On Tue, 6 Mar 2018 22:59:34 +0000
Mark Sims <hol...@hotmail.com> wrote:

> Sparkfun is selling an interesting RTC clock chip board. 
> It draws 22 nA.  It has a rather novel clock generator...
> a tuning fork crystal disciplines an RC oscillator every few minutes.
>  They claim 3 minutes per year drift.

*Sigh* There are a couple of things wrong with that description.

1) The part is from Microcrystal, so you can believe the specs
they publish with high confidence. This also means this is probably
the exact same chip you will find in Swiss quartz watches.
(Microcrystal is part of the Swatch group and the main supplier
of 32kHz oscillators and electronics for the Swiss watch industry)

2) The 22nA is the _typical_ consumption in auto-cal mode.
Max (the number you should design with) is 32nA. Keep in
mind this number is for the chip alone, no external connection.
It also includes the implicit condition that all input pins are
at valid voltage levels. If a pull up/down resistor is too weak
(because you tried to safe a few more nA) it will result in
pins being driven by leakage currents, possibly reaching invalid
voltage levels, which in turn will cause shot-through currents
through the input stages, increasing the power consumption 10 fold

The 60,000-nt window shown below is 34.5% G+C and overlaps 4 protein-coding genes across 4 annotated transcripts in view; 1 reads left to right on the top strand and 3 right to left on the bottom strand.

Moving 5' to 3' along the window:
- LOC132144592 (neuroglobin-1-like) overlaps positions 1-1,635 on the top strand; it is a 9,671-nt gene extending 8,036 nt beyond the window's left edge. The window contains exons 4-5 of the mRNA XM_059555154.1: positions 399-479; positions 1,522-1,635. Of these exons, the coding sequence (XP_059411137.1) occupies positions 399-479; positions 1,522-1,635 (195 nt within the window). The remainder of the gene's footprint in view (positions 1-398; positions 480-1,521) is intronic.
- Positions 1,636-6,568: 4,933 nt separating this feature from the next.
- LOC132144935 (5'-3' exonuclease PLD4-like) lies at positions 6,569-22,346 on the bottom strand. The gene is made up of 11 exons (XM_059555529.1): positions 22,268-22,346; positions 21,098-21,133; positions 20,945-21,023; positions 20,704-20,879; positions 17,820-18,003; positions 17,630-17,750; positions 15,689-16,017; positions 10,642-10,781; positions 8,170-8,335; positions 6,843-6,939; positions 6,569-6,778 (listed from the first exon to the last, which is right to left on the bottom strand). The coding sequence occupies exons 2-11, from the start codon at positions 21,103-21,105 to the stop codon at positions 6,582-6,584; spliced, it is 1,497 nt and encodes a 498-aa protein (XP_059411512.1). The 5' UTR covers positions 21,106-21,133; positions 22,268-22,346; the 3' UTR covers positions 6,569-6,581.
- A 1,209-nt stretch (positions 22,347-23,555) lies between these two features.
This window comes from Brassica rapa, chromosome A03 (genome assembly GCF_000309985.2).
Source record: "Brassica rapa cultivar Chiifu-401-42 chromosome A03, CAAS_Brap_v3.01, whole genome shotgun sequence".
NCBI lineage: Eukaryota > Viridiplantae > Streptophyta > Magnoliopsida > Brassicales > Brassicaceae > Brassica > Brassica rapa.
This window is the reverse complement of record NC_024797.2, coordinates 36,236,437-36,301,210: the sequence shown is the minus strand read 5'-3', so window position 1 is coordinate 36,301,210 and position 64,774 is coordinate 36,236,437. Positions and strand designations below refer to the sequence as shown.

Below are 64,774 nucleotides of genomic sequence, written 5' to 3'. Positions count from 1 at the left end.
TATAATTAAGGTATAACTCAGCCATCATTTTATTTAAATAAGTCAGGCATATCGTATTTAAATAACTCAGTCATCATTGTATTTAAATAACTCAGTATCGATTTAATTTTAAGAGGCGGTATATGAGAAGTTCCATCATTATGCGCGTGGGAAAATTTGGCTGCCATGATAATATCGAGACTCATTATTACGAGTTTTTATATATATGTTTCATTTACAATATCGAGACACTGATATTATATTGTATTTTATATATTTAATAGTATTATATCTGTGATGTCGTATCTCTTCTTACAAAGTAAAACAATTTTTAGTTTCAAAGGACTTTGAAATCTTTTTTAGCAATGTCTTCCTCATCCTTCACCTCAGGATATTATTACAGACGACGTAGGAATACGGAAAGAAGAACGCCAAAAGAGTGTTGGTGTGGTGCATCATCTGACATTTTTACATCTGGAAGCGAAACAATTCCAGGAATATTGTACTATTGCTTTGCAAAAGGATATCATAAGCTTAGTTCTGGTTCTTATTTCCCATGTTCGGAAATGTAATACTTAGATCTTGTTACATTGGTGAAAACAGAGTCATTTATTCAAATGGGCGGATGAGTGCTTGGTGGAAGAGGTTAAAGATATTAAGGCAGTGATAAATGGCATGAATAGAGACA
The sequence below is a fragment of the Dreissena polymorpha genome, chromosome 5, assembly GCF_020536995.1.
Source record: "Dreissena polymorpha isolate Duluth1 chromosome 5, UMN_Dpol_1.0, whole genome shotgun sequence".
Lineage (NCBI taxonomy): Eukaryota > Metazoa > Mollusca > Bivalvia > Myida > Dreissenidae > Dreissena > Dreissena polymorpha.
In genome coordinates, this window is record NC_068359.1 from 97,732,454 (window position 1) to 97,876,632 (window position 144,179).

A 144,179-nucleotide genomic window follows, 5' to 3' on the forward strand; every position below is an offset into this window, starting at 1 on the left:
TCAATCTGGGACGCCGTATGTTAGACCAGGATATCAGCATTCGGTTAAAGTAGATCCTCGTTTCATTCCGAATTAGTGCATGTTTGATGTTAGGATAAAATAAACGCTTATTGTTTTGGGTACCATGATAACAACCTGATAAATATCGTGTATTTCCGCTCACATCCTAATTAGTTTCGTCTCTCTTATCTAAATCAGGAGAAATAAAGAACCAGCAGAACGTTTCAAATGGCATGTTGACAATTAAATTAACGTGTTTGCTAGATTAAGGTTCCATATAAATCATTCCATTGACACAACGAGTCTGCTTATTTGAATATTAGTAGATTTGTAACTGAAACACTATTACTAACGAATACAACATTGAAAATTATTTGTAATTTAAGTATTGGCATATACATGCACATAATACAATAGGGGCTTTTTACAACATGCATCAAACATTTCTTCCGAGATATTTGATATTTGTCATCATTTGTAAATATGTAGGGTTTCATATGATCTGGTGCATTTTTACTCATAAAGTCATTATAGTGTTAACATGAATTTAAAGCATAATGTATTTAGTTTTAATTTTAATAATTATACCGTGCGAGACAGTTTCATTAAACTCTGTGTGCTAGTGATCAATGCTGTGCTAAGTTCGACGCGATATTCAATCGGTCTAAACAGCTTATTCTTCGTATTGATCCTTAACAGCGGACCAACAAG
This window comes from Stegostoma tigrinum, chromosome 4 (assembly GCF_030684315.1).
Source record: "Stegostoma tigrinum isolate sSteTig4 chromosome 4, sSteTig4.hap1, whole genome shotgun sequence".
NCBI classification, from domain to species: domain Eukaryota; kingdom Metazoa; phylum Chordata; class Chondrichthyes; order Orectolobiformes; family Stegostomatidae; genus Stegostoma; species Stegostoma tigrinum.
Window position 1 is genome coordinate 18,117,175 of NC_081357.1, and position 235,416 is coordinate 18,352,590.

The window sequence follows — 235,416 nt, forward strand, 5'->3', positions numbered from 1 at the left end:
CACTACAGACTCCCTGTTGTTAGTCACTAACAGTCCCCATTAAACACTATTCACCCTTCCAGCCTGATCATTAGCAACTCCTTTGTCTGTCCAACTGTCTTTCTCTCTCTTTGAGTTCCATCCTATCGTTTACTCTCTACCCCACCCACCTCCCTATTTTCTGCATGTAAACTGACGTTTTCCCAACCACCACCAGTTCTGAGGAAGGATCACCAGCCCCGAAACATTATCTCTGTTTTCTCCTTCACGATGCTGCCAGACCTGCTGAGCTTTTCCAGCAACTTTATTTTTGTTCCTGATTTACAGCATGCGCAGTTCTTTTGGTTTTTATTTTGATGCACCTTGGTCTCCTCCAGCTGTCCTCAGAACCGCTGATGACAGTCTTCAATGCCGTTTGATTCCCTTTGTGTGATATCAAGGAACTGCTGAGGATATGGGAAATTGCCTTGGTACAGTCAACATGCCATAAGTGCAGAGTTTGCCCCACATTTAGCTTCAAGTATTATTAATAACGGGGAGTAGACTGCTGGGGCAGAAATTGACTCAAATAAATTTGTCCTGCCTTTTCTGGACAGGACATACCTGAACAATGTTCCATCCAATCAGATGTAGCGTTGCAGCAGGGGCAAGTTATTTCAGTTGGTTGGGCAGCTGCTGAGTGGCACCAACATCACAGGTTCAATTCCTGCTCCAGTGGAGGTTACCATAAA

at least, 1000 fold easily.

3) The current ratings are at 25°C. Going higher means also
an increase in power consumption. How much, is not specified.

4) The 3minutes per year number comes from the +/-3ppm first year
aging. This is, as usual, at 25°C and is on top of the typ. +/2ppm
time accuracy. So, the real accuracy is more like 5min after the first
year... when running from Xtal all the time!
Which has a typ. 60nA/max 80nA current spec!
Taking temperature into consideration, assuming something in the order
of 10 minutes per year is probably more realistic... if you stay
close to 25°C. The quadratic nature of the temperature dependence
for tuning fork X-cut crystals causes high deviations pretty quickly
(In one of the devices I designed, the 10ppm spec of the crystal
suddenly became 300ppm when taking the whole temperature range at
which it had to operate into consideration)

5) The precision of the auto-cal mode is not specified. It can be
litterally anything. Especially considering that the datasheet
talks about using it "several hours at Backup Supply Voltage," 
i.e. as an emergency measure when the normal power supply is lost.

                        Attila Kinali

<JaberWorky>    The bad part of Zurich is where the degenerates
                throw DARK chocolate at you.
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